Search the Community
Showing results for tags 'black cats'.
While doing some research came across this old article from 2006 in indian outlook magazine below. interesting...I wonder how many of these lot were part of covert black cat indian/punjab government terrorist gangs in 80s/90s punjab. And how many were recruited as part of India's military R&AW's super secret "the third agency" murdering innocent civilians and also actively taking part in the Sikh genocides. The rabbit hole of deep rooted conspiracy against Sikhs just gets more stranger and more enlightening. ====================== Dead Or Alive? Many 'dead' Punjab terrorists are still living. But most of them prefer to stay 'killed'. Chander Suta Dogra 13 March 2006 Tribhuvan Tiwari Call it a case of dead men walking. But terrorists who were believed to have given up their ghosts years ago are coming back to life in Punjab. While some have been ‘reborn’ as helpers of top police officers, many others are surfacing in their villages, embarrassing police officials who took credit for killing them. In fact, the Punjab police, widely credited with crushing the Khalistan movement, is virtually scurrying for cover as former terrorists are beginning to roam the countryside once more. ‘Dead’ terrorists are even challenging the police for declaring them so. Gurnam Singh of Bundala village, Ferozepur district, fled the Golden Temple days before Operation Bluestar. In 1994, he was declared killed in an encounter in Ropar district. However, as Gurnam told Outlook, "I was living all along under the assumed name of Surjit Singh at Mansandwala village in Majitha district. In 1998, the police learned of my true identity and arrested me." But not before the 1994 ‘killing’ had earned the Ropar police a reward and the 1998 arrest fetched promotions for a couple of Tarn Taran police officials. "The then DGP, P.C. Dogra, had promised that he would enquire into my ‘death’, but nothing has happened. If now the police say that my death was a mistake, why did people claim rewards for it?" he asks. More bizarre is the case of Harpreet Singh ‘Happy’ of the Babbar Khalsa. Not only was he ‘killed’ in an encounter in 1992, the police even handed over the ‘remains’ of his cremated body to his kin. His brother Dalbir Singh told Outlook: "In 1995, we came to know that he was alive and advised him to go to the court to challenge his ‘death’." Harpreet petitioned the Punjab and Haryana High Court with his claim of being alive and the court directed the police to enquire into his ‘killing’. But Harpreet is once again on the run. He fears police harassment, he told this correspondent from his place of hiding. Says his advocate Ranjan Lakhanpal: "The police have charged him in many false cases, including murder, to get back at him for exposing them." Driven to despair, Harpreet says he would rather be dead. He had compiled a book of his poems called After I Died. It’s one of the few things the family keeps to remember their son by. Narain Chaura, a Khalistani currently on bail, says, "The movement is dead. What do they have to fear?" Jagdish Singh Deeshe is another terrorist to have been ‘killed’ in 1993. A police officer was awarded a medal and the Rs 5 lakh award for the ‘effort’. In 2004, however, Jagdish fell into the hands of the police and was sent to jail. Twice condemned, he wrote to the President last October for action against the cop who claimed the medal and the cash prize for his ‘death’. That many terrorists believed to have been killed in encounters are living incognito inside and outside Punjab was something diehard Khalistanis, as also human rights organisations, have known for quite some time. What is less known is how the police themselves have illegally ‘helped’ a chosen few in their rehabilitation. Sukhwinder Singh ‘Sukhi’, once an ‘area commander’ of the Khalistan Liberation Force (KLF), was declared dead in police records. But he was found living in Jalandhar under a new name—Harjit Singh Kahlon. All the cases against him have been closed as ‘untraced’, and Sukhi enjoys the patronage of none other than the DGP, Punjab Police, S.S. Virk. As for his rehabilitation package, not only does it include a tours and travel business, but also accommodation in government complexes in Jalandhar and Ludhiana. This when former militants like him are still wanted in old cases of terrorism and have for several years remained proclaimed offenders. DGP Virk says that there are at least 300 such ‘rehabilitated’ terrorists who have been extended police help because of the assistance they have rendered in fighting terrorism. "They are the unsung heroes who deserve sympathy and gratitude," he says. So what if there is no legal provision to rehabilitate those wanted in serious crimes. Sarabjit Singh, who was DGP in Punjab police from 1999 to 2000, is livid. Talking to Outlook, he said, "The DGP can exercise considerable discretion while recruiting policemen and can relax physical criteria in deserving cases. But the discretion does not extend to waiving the police verification of candidates or recruiting them under false names. Clearly verification of these people was either not done or was fabricated." Besides, he points out, "How can you exonerate these people of the crimes committed by them? The unwritten rule was that terrorists-turned-police informers were to be dealt with leniently. Some, who were not killers, were taken into the police as spos. If their conduct was good, they were inducted as constables but certainly not without proper verification." Kewal Singh of the Khalistan Commando Force is a cop in Jalandhar now. His family doesn’t discuss his past. Outlook visited one such constable at House No. F25 in Chhoti Baradari in Jalandhar. Once the dreaded terrorist Kewal Singh of the KCF, he today wears the respectable veneer of constable Satnam Singh. His wife Manjit Kaur refused to answer any queries except to say that her husband is in the police, but his neighbours did say that Satnam and Sukhi were in touch with each other. Sukhi, in fact, was staying in the same colony till a couple of years ago. He has since shifted to a bigger house in a civilian locality. Other Sukhi associates have also had it good. Balkar Singh (Bittu) and Nimma John have been recruited into the police. Nimma now works in the intelligence wing of Ludhiana police and goes by the name of Nirmaljit Singh. Tinu Bajwa alias Satbir Singh is another former terrorist who once operated with Sukhi but who now lives in a police colony in Ludhiana. Ever since his cover was blown, Sukhi is being closely guarded by the police. When Outlook interviewed him in a Chandigarh market, he was accompanied by an armed escort. Asked about it, he says he and his ilk need protection from Khalistanis who may still be active. But, as Narain Singh Chaura, a Khalistani currently out on bail, says, "The movement is dead. All its protagonists are toothless. Daljit Bittu is the most dreaded of the former terrorists and Sukhi attended his wedding last year. So, what does he have to fear?" With dead terrorists tumbling out of police cupboards alive, the obvious question is: whose bodies were shown as dead? The Khalsa Action Committee (KAC), a human rights organisation, had compiled a list of 1,838 bodies illegally cremated by the Punjab police during the heyday of terrorism. And activists see a possible link between this list of the missing and the ‘dead’ terrorists. Meanwhile, for those stuck between death and life, the courts are the only recourse. They are seeking protection from the Punjab and Haryana High Court "as they might be eliminated by the police anytime to protect themselves". There would be no escaping this death.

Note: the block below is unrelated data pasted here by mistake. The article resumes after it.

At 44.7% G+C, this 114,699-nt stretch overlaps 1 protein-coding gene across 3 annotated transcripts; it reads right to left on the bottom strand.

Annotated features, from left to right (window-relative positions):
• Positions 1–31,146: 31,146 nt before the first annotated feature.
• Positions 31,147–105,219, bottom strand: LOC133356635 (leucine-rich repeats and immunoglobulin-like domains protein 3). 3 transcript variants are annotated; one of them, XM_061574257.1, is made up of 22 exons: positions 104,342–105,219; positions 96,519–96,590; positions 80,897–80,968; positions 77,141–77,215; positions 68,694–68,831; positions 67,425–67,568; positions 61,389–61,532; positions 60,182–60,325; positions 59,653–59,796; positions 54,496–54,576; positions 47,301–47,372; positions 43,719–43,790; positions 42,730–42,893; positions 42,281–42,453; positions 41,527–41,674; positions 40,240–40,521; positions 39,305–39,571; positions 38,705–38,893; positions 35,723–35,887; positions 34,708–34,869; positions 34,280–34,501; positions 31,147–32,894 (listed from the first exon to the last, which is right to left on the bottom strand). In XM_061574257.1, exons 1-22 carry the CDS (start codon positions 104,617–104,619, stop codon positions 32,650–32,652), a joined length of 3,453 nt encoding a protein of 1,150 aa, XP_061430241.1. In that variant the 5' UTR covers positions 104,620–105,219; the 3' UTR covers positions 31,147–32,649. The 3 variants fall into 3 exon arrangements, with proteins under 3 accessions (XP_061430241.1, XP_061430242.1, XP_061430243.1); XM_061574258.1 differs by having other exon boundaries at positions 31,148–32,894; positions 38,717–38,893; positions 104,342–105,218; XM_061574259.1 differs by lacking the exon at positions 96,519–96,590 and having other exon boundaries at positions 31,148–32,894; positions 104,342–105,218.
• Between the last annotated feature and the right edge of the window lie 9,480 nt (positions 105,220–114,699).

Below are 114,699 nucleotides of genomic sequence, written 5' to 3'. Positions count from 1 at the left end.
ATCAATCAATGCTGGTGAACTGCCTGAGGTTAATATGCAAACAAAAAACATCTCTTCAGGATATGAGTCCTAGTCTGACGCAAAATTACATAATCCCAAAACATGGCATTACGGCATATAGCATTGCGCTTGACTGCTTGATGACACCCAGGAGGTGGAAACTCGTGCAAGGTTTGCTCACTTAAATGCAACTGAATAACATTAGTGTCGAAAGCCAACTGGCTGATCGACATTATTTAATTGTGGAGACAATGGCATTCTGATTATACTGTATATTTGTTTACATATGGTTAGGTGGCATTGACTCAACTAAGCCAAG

http://books.google....0CC0Q6AEwAADead Silence: The Legacy of Human Rights Abuses in Punjab is a report that was prepared by Physicians for Human Rights (U.S.) and was published by Human Rights Watch in 1994. "This report documents incidents of torture, extrajudicial executions and disappearances which took place mostly in the first nine months of 1992, at the height of the government crackdown." The report looks at the human rights violations that were attributed to the government and militants. There is a section called "Violations of Humanitarian Law By Militants" which covers all the different incidents of violence that were associated with militants. I, like many of you, am aware that "Black Cats" and police sponsored armed groups such as "Alam Sena" were responsible for many acts of violence that were blamed on militant Sikhs. However, this report does not hold "black cats" or police backed armed groups responsible for any such act. The report suggests that all acts of violence attributed to militants was indeed done by militants, and was not a result of government groups acting to discredit and defame, the Khalistan movement. The two references to "Black Cats" come on Page 23 and Page 51. "Black Cats" are described as "undercover agents" that "identify, kidnap and kill suspected militants" who have been employed by the Punjab police. They are not stated to be responsible for acts of violence conducted to defame the Khalistan movement anywhere in the report. The report gives many dated incidents where violence was perpetrated by militants. On page 89 the report states that "In June 1991, militants opened fire on two passenger trains in Punjab killing at least one hundred and ten civilians." We need as a collective community need to analyze the different incidents of violence, research to uncover additional information, and conclude whether these acts were conducted by militants or black cats. Greater clarity to what actually happened and who was responsible for what would be beneficial to the Sikh peoples' continuing struggle. By being able to highlight and prove additional incidents of violence that the Punjab government was responsible for the Sikh people would alleviate wrongful blame put onto Sikh militants. All incidents of violence against innocent people conducted by Sikhs should be wholeheartedly condemned. I implore those of you who are well versed and educated to analyze this report, check and confirm the different events, bring forward new information, and come to a conclusion about what really happened in Punjab.